Father of the Constitution
I went to the human rights training a few days ago faced a conundrum: How much trouble am I going to sow? (Check out the deviltry I did last time here.) Regular readers of Purgatory understand that this is a common riddle that I need to answer. Back in the day I spent much time in high school, undergraduate, and graduate classrooms, crafting the perfect subversive question. To tell the truth as the classes became more difficult and the teachers became more adept I took time writing various generations of a query until it was perfect (or at least perfect enough). Then I would innocently raise my hand and spring my very own pop quiz. The human rights training class would be easy to ply my trade.
The class was running smoothly with reviewing the various protocols and paperwork when the topic of obscene clothing came up. The rule states that those clients who live in the residences the company runs can't wear offensive clothing. For example, a client can't wear a t-shirt that reads AIDS Kills Queers around the house. On the face of it, the policy seems perfectly rational until one thinks about who decides what is obscene. I wanted to open the topic up for discussion.
And yes, I was the only one who thought this was a topic worthy for to be talked about.
"Well, I would think the company would be a bit more specific about what obscenity is," I gently brought up. "Let's say I have a t-shirt that says I like chocolate ice cream and have a big chocolate ice cream cone pictured on it. What happens if all the other people I live are lactose intolerant and hate chocolate and find it offensive? Doesn't this all simply boil down to a mobocracy?"
Being in a minority (or a majority of one in my own mind) I'm always sensitive to the fact that the US Constitution does not state that one has a right not to be offended. Say you find it offensive that gays marry? Or for that matter black and white Americans choose to marry? Maybe you find it offensive when someone burns the flag? What about criticizing something like religion? A majority of people don't like that here in the States. Perhaps that should be banned -- just so that no one gets offended.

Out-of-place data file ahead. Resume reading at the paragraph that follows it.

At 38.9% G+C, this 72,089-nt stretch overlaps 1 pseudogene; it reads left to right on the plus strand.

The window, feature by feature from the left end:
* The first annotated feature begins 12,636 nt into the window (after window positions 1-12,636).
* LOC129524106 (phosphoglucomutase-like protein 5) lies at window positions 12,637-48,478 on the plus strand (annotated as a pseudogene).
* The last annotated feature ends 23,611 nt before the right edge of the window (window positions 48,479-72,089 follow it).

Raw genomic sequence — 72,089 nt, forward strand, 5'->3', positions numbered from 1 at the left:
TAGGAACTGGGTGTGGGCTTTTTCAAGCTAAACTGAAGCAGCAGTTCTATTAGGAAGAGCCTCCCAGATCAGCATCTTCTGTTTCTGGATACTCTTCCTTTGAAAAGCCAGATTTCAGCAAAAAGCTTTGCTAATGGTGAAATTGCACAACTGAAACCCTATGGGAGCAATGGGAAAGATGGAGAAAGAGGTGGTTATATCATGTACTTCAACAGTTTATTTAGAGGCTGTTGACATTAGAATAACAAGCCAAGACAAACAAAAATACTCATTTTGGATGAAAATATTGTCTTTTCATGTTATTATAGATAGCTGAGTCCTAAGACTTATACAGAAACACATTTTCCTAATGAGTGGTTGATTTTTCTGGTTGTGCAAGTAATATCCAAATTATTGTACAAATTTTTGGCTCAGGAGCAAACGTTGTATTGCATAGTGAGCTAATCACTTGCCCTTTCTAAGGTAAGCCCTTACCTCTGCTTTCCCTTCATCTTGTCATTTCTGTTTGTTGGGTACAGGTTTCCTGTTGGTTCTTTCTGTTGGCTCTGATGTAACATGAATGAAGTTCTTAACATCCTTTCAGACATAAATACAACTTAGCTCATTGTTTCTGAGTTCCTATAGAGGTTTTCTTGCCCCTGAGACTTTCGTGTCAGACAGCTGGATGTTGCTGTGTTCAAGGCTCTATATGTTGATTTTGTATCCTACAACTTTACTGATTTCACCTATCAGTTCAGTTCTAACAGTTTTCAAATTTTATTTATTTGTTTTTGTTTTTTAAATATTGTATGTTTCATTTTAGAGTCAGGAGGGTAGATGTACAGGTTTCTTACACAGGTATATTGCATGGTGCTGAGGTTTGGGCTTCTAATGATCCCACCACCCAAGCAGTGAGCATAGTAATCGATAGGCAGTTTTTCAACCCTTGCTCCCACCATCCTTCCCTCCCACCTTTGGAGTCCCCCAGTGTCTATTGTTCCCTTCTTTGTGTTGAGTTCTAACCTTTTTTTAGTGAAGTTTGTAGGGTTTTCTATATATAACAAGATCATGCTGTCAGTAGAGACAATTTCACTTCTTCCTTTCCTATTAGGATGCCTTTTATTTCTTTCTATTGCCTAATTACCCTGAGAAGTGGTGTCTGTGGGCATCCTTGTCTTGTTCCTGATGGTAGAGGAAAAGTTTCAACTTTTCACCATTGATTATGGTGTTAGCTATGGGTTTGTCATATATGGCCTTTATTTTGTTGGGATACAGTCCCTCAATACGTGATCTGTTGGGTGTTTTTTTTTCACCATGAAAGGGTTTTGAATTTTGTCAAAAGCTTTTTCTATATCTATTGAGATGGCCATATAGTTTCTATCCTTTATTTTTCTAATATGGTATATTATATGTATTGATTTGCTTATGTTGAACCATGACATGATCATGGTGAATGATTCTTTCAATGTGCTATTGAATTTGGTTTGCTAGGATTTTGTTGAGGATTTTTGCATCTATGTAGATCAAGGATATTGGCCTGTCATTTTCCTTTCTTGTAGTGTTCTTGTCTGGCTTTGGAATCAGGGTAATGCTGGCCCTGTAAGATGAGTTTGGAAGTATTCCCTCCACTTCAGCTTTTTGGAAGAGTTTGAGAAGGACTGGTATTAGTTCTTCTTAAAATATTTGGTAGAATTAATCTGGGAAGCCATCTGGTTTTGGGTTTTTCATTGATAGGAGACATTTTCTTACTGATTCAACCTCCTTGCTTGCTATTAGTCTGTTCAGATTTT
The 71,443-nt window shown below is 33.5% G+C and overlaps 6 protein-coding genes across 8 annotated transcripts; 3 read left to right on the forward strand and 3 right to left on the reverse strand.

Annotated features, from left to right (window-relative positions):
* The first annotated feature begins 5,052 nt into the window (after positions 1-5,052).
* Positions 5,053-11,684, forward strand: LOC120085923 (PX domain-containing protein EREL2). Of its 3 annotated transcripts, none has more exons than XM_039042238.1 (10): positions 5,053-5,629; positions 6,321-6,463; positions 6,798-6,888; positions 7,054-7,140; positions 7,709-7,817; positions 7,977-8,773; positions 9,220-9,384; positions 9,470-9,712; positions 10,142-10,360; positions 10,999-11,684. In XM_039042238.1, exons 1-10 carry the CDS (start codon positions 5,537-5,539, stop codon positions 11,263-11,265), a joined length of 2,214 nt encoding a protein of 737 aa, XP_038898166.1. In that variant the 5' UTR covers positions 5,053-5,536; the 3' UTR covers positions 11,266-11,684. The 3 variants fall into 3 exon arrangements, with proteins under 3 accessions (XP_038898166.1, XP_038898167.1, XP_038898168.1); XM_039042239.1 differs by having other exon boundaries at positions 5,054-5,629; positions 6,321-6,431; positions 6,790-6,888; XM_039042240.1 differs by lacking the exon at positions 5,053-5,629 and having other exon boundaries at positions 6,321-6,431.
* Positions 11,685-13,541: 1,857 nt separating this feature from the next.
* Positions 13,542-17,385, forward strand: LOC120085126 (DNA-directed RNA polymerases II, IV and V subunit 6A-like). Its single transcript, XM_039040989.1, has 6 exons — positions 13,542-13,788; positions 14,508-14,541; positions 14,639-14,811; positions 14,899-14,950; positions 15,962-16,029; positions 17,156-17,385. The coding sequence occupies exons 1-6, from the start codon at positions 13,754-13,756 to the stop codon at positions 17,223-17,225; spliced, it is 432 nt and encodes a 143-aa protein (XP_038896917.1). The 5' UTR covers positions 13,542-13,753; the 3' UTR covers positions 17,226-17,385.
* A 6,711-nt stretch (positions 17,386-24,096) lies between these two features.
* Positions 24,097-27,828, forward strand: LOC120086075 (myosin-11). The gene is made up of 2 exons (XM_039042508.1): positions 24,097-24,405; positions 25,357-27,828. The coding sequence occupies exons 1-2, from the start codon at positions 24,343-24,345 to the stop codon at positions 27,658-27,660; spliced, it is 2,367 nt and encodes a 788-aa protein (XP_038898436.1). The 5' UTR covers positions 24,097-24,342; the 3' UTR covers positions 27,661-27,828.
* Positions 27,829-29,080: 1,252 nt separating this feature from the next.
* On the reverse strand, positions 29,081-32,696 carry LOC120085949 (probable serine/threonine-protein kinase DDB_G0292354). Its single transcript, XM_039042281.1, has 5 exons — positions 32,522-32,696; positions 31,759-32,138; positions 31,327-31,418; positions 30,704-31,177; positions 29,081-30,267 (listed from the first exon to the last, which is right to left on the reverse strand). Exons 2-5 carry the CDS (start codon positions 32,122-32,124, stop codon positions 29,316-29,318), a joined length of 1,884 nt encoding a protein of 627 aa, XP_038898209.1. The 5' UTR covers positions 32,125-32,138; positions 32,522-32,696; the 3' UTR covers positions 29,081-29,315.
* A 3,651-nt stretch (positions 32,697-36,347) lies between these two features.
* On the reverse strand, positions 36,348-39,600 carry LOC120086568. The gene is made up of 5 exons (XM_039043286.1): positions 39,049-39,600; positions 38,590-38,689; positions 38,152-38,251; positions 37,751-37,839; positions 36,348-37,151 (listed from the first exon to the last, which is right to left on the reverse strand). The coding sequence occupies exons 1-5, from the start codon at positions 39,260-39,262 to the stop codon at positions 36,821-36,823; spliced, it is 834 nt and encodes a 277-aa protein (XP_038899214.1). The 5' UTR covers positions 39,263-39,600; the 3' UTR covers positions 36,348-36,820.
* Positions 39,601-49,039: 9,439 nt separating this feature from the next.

Thank my fictitious God for the Bill of Rights and specifically the First Amendment that clearly states
Congress shall make no law respecting an establishment of religion, or prohibiting the free exercise thereof; or abridging the freedom of speech, or of the press; or the right of the people peaceably to assemble, and to petition the Government for a redress of grievances.The Supreme Court has had many rulings that support a person's right to speak their mind and express themselves in a variety of ways: Texas v. Johnson - a 1989 ruling that struck down state laws that prohibited burning the flag; Brandenburg v Ohio - a 1969 ruling that states that people (in this case the KKK) have the right to incite revolution against the US government as long as the language does not aim to produce imminent violence; Loving v Virginia - the 1967 landmark ruling that states that people of different races can get married -- it really doesn't matter how offensive the South may find it.
The moderator of the seminar floundered a bit. "Well... of course it isn't a mobocracy."
She muddled through the next few minutes with the usual bureaucratic line that Policy is good! The Policy is fine! Don't criticize the Policy!
And then one of the other attendees had actually listened to my statement and said, "I've worked at a lot of residences where the clients gang up on someone and nitpick everything. They could get angry because that person is wearing a button down shirt instead of a t-shirt."
I nodded my head and smiled. The moderator quickly went to another subject, and I felt satisfied with at least saying out loud that the man behind the curtain is no wizard and that the Emperor has no clothes. I wasn't there to argue Constitutional law, rather to point out that the question of obscenity is not cut and dry. Asking questions openly about company policy is very similar to asking questions about our government as well as religion.
I was simply advocating the freethinkers stance.